To tackle this challenge, CloudEats is developing a hyper-scalable cloud kitchen and restaurant hybrid model, one that runs on our smart kitchen technology. We’re not simply just a cloud kitchen or simply a brand builder—we’re both.
Our mission is to build infrastructure and brands that run on our proprietary technology. For me, this is something that the food industry really needs now.
Kr: Is there a difference between a cloud kitchen and a ghost kitchen?
IR: The cloud kitchen conceptualizes the idea of an F&B establishment where third-party brands can operate. In Singapore, you have the Grab kitchens and Foodpanda kitchens, which run operations for existing F&B merchants with a restaurant, and who are looking to expand their businesses and market reach without having to invest in additional capital.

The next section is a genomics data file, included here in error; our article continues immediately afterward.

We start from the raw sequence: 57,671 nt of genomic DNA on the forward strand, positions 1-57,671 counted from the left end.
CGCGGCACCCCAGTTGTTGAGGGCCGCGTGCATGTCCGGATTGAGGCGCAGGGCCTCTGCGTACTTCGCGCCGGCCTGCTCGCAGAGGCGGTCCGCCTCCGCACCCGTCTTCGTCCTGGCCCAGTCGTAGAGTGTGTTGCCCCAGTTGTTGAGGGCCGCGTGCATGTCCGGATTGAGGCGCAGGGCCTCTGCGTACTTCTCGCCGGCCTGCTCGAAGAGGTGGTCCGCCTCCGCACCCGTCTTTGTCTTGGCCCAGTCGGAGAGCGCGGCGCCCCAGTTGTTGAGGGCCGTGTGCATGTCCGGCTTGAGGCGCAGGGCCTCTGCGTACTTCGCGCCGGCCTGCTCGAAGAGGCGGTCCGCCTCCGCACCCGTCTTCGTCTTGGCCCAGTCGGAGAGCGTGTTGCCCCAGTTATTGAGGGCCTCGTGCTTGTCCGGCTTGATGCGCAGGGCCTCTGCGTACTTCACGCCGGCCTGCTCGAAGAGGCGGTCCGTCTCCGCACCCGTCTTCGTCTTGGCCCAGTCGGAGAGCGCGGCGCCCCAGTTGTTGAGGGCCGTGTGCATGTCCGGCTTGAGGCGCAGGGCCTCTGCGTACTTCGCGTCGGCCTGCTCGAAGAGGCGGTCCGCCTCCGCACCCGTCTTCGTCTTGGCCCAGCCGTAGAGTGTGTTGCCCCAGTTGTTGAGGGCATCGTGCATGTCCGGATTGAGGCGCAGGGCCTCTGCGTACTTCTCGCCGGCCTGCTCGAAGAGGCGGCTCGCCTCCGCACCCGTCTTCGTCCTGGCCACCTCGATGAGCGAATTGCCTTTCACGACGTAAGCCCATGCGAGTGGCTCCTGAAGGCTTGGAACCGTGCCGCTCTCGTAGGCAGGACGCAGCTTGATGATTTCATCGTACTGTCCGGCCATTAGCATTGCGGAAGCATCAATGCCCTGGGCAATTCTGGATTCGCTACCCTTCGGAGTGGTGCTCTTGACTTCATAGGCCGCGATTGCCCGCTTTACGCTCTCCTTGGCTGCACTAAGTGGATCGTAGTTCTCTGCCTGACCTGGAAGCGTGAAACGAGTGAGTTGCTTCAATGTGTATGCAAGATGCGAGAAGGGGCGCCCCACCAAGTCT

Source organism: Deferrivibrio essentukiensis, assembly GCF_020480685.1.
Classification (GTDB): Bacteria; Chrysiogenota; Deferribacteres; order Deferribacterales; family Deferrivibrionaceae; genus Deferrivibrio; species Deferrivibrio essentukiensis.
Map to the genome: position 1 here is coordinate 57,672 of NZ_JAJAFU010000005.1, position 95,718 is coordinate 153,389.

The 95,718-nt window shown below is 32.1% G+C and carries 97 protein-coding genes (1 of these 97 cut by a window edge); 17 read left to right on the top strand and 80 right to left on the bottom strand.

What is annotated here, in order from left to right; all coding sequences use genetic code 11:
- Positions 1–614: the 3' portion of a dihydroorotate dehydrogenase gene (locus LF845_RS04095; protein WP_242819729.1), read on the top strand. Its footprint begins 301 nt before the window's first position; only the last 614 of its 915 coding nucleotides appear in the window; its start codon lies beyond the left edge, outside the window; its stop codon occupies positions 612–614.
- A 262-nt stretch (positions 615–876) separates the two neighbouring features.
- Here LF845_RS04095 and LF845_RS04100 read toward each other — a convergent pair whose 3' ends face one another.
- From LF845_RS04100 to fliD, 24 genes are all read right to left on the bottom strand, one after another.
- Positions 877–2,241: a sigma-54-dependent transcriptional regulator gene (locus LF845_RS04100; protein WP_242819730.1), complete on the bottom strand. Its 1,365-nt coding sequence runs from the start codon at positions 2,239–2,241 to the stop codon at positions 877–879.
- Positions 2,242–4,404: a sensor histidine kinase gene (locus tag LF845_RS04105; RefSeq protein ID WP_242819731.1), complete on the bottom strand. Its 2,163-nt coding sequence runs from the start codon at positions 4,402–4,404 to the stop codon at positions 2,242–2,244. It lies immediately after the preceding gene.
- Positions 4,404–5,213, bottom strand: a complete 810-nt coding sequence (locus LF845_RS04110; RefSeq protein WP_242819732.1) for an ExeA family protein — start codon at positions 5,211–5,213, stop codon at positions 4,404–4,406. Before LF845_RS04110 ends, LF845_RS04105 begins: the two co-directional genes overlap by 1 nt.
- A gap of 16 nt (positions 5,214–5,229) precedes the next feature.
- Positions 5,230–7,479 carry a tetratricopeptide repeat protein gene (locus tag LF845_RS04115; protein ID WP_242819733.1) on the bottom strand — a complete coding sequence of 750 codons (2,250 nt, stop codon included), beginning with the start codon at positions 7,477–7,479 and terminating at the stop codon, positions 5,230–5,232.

By contrast, CloudEats develops its own brands, which it operates through a single physical space. We don’t just see ourselves as a cloud kitchen—we’re a cloud restaurant.
Kr: What exactly is a cloud restaurant and how different is it from a cloud kitchen?
IR: The cloud restaurant owns its own brands. In the case of CloudEats, we’re the merchant. This means that we don’t look for merchants to utilize our kitchens; we operate the brands that we own. We’re literally like an F&B food group with multiple brands. The only difference between a traditional food group and CloudEats is that we don’t have a traditional ‘retail’ space where customers can dine in.
Kr: Tell us about your shared kitchen technology.
IR: We have developed our own backend tech solution that allows us to manage our brands on our own platform without having to go through traditional channels such as email or account managers.